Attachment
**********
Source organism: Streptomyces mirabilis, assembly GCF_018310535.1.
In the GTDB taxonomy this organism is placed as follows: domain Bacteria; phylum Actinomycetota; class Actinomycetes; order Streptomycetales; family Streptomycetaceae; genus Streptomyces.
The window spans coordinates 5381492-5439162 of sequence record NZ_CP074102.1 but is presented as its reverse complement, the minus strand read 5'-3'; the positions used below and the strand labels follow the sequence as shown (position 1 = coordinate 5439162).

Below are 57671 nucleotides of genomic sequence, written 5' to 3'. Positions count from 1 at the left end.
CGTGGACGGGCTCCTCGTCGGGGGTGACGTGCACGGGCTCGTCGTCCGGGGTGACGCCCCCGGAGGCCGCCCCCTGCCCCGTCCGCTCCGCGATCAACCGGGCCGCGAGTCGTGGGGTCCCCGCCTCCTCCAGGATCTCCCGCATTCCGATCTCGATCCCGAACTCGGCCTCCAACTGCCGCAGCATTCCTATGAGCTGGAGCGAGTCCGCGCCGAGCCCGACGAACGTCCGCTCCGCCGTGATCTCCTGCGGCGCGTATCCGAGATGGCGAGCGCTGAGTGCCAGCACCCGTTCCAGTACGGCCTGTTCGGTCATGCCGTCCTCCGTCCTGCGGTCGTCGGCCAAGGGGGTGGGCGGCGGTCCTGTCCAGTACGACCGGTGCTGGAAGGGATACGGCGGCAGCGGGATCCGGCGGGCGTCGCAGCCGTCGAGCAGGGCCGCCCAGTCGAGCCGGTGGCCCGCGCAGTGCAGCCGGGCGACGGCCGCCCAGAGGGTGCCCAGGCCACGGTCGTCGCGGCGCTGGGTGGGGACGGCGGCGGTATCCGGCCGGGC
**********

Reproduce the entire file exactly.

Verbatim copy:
Source organism: Streptomyces mirabilis, assembly GCF_018310535.1.
In the GTDB taxonomy this organism is placed as follows: domain Bacteria; phylum Actinomycetota; class Actinomycetes; order Streptomycetales; family Streptomycetaceae; genus Streptomyces.
The window spans coordinates 5381492-5439162 of sequence record NZ_CP074102.1 but is presented as its reverse complement, the minus strand read 5'-3'; the positions used below and the strand labels follow the sequence as shown (position 1 = coordinate 5439162).

Below are 57671 nucleotides of genomic sequence, written 5' to 3'. Positions count from 1 at the left end.
CGTGGACGGGCTCCTCGTCGGGGGTGACGTGCACGGGCTCGTCGTCCGGGGTGACGCCCCCGGAGGCCGCCCCCTGCCCCGTCCGCTCCGCGATCAACCGGGCCGCGAGTCGTGGGGTCCCCGCCTCCTCCAGGATCTCCCGCATTCCGATCTCGATCCCGAACTCGGCCTCCAACTGCCGCAGCATTCCTATGAGCTGGAGCGAGTCCGCGCCGAGCCCGACGAACGTCCGCTCCGCCGTGATCTCCTGCGGCGCGTATCCGAGATGGCGAGCGCTGAGTGCCAGCACCCGTTCCAGTACGGCCTGTTCGGTCATGCCGTCCTCCGTCCTGCGGTCGTCGGCCAAGGGGGTGGGCGGCGGTCCTGTCCAGTACGACCGGTGCTGGAAGGGATACGGCGGCAGCGGGATCCGGCGGGCGTCGCAGCCGTCGAGCAGGGCCGCCCAGTCGAGCCGGTGGCCCGCGCAGTGCAGCCGGGCGACGGCCGCCCAGAGGGTGCCCAGGCCACGGTCGTCGCGGCGCTGGGTGGGGACGGCGGCGGTATCCGGCCGGGC